Lipids and Lipoproteins

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ncrook
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205955
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Lipids and Lipoproteins
Updated:
2013-05-04 18:30:55
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Clinical Significance Lipid Structure
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Clinical Significance, Lipid Structure
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  1. What is the reference range for Total cholesterol?
    • Desirable: <200
    • Borderline: 200-239
    • High: >/=240
  2. What is the reference range for HDL?
    • Protective against Heart Disease: >/=60
    • The Higher the Better: 40-59
    • Major Risk Factor for Heart Disease: <40
  3. What is the reference range for LDL?
    • Optimal: <100
    • Near optimal: 100-129
    • Borderline: 130-159
    • High: 160-189
    • Very High: >/=190
  4. What is the reference range for Triglyceride?
    • Normal: <150
    • Borderline: 150-199
    • High: 200-499
    • Very High: >/=500
  5. Name the Hyperlipoproteinemia with these characteristics:
    Serum appearance: Creamy layer of chlymicrons over clear serum
    Total cholesterol: Normal to moderately elevated
    Triglyceride: Extremely elevated
    Apo B-48 increased
    Apo A-IV increased
    Type I hyperlipoproteinemia: Elevated chylomicrons
  6. Name the Hyperlipoproteinemia with these characteristics:
    Serum appearance: Clear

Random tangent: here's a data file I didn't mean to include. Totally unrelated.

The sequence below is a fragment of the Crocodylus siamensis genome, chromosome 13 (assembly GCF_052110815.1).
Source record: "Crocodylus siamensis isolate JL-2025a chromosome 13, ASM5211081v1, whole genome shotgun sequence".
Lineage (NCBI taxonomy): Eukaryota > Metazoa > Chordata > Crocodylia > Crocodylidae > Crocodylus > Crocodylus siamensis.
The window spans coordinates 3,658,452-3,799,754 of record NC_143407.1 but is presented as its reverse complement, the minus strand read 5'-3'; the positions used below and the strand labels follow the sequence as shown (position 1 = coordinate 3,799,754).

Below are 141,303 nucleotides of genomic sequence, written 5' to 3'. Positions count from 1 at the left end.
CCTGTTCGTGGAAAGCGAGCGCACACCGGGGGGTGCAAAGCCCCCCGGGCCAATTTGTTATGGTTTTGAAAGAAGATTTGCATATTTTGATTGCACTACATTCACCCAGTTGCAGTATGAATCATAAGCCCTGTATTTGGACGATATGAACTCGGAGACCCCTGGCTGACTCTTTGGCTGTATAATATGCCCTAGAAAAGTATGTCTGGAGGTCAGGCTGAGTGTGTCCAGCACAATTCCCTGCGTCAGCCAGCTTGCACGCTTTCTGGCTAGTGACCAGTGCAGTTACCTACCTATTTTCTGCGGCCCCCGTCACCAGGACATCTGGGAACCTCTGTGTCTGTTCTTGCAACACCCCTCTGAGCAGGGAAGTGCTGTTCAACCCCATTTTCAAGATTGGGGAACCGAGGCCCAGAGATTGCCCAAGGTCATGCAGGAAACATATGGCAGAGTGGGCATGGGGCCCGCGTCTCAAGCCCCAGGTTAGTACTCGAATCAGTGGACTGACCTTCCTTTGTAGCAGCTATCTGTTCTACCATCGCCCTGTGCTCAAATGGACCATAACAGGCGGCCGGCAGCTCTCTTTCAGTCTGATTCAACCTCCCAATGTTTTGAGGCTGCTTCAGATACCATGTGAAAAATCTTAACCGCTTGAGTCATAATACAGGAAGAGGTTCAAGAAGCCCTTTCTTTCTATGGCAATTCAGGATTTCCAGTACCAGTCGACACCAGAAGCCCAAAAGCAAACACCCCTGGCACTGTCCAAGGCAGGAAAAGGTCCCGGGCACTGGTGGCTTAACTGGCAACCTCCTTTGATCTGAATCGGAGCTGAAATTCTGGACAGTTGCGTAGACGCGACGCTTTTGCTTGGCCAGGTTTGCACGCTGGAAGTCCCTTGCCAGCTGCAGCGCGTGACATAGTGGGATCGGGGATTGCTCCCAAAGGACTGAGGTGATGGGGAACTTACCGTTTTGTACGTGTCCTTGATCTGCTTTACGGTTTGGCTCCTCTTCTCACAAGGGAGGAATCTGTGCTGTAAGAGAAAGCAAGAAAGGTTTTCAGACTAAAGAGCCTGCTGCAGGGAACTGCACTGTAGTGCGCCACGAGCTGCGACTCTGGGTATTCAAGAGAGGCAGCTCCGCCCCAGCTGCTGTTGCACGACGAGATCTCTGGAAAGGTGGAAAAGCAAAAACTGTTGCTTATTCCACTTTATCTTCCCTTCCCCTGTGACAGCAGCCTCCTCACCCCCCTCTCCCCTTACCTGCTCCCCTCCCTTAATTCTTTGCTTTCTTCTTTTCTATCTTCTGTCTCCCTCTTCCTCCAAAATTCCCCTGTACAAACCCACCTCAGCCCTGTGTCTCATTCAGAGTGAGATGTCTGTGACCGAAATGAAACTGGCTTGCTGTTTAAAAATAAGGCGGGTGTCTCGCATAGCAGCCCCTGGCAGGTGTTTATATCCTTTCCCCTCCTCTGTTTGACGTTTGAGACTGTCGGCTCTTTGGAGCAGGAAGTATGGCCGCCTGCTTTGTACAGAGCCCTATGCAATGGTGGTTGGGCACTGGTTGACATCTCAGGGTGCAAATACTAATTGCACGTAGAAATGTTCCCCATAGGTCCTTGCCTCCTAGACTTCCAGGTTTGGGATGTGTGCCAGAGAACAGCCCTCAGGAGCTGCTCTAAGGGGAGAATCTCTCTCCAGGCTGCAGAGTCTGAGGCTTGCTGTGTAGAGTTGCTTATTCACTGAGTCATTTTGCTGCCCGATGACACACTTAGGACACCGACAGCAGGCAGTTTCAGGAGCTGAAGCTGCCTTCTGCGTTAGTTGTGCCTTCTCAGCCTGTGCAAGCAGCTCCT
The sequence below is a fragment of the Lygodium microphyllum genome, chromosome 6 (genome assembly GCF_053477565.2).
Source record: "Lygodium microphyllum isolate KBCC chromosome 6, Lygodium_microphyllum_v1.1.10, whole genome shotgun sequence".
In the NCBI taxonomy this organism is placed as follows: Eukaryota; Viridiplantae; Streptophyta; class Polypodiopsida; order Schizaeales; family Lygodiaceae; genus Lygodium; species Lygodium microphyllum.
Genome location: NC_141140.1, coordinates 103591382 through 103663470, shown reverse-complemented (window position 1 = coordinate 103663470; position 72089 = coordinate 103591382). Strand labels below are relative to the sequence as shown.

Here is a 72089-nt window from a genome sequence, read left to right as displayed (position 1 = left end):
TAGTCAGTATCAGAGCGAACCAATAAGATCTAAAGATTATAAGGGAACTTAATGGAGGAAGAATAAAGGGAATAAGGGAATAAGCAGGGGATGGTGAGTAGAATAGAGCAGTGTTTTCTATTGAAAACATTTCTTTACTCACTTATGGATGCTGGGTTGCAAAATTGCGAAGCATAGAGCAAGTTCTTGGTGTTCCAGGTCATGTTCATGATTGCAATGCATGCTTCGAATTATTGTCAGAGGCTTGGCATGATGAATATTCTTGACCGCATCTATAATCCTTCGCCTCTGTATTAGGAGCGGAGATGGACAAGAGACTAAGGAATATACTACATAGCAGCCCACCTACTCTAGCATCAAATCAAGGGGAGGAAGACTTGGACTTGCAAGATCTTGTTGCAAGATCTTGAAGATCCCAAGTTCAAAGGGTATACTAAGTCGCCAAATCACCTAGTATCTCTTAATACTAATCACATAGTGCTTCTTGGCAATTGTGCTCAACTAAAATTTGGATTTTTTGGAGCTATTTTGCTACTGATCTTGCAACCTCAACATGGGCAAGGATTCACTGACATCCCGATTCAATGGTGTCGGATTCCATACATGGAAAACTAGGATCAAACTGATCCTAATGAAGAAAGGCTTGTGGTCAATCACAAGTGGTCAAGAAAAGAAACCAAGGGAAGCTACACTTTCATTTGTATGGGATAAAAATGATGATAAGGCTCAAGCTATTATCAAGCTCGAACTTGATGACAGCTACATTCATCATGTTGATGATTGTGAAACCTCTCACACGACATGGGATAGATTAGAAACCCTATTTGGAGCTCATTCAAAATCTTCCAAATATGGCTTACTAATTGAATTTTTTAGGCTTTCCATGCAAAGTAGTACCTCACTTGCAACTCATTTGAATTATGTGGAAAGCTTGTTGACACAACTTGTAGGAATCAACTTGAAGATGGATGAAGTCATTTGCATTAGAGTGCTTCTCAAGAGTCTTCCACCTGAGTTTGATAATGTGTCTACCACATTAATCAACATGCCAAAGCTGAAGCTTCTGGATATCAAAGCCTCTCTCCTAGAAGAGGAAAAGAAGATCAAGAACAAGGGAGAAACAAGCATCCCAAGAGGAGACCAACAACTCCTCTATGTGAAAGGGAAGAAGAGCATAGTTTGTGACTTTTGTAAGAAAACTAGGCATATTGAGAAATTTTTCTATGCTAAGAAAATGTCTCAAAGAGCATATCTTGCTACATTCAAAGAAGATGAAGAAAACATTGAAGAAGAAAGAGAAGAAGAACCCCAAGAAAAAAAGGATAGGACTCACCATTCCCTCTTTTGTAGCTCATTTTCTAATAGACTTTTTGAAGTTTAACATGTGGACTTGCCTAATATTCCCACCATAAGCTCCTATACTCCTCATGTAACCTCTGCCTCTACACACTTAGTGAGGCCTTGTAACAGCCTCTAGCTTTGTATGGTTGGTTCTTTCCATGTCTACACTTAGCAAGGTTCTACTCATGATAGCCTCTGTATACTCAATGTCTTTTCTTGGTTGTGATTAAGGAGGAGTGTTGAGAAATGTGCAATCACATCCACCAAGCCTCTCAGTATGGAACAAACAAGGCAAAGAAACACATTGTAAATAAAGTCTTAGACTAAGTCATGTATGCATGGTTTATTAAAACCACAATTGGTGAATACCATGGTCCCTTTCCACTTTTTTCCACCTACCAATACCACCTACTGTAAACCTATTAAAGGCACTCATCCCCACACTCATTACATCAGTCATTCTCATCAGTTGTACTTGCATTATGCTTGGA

Total cholesterol: Generally elevated
    Triglyceride: Normal
    Apo-B 100 increased
    Type IIa hyperlipoproteinemia: Increased LDL
  7. Name the Hyperlipoproteinemia with these characteristics:
    Serum appearance: Clear or slightly turbid
    Total cholesterol: Elevated
    Triglyceride: Elevated
    Apo B-100 increased
    Type IIb hyperlipoproteinemia: Increased LDL and VLDL
  8. Name the Hyperlipoproteinemia with these characteristics:
    Serum appearance: Creamy layer sometimes present over a turbid layer
    Total cholesterol: Elevated
    Triglyceride: Elevated
    Apo E-II increased
    Apo E-III decreased
    Apo E-IV decreased
    Type III hyperlipoproteinemia: Increased IDL
  9. Name the Hyperlipoproteinemia with these characteristics:
    Serum appearance: Turbid
    Total cholesterol: Normal to slightly elevated
    Triglyceride: Moderately to severely elevated
    Apo C-II either increased or decreased
    Apo B-100 increased
    Type IV hyperlipoproteinemia: Increased VLDL
  10. Name the Hyperlipoproteinemia with these characteristics:
    Serum appearance: Turbid with creamy layer
    Total cholesterol: Slightly to moderately elevated
    Triglyceride: Severely elevated
    Apo C-II increased or decreased
    Apo B-48 increased
    Apo B-100 increased
    Type V hyperlipoproteinemia: Increased VLDL with increased chylomicrons
  11. What is the most common familial form of Lipids and characterized by the type IIa, type IV, type IIb, with apo B increased?
    Familial combined hyperlipidemia (FCHL)
  12. What is the lipid complication that is associated with VLDL and apo B-100 overproduction in the liver?
    Hyperapobetalipoproteinemia
  13. What is the lipid complication that is characterized by a moderate elevation of triglycerides with excess production of VLDL?
    Familial hypertriglyceridemia
  14. What lipid complication is characterized by increased VLDL and chylomicrons?
    Type V hyperlipoproteinemia
  15. What lipid complication is characterized by increased LDL cholesterol?
    Familial hypercholesterolemia
  16. What lipid complication is associated with other diseases, such as diabetes mellitus, hypothyroidism, obesity, pregnancy, nephrotic syndrome, pancreatitis, alcoholism, and myxedema?
    Secondary lipoproteinemia
  17. What hypolipoproteinemia is characterized by:
    Total cholesterol: very low
    Triglyceride: undetectable
    LDL: absent
    Apo B-100: absent
    Abetalipoproteinemia
  18. What hypolipoproteinemia is characterized by: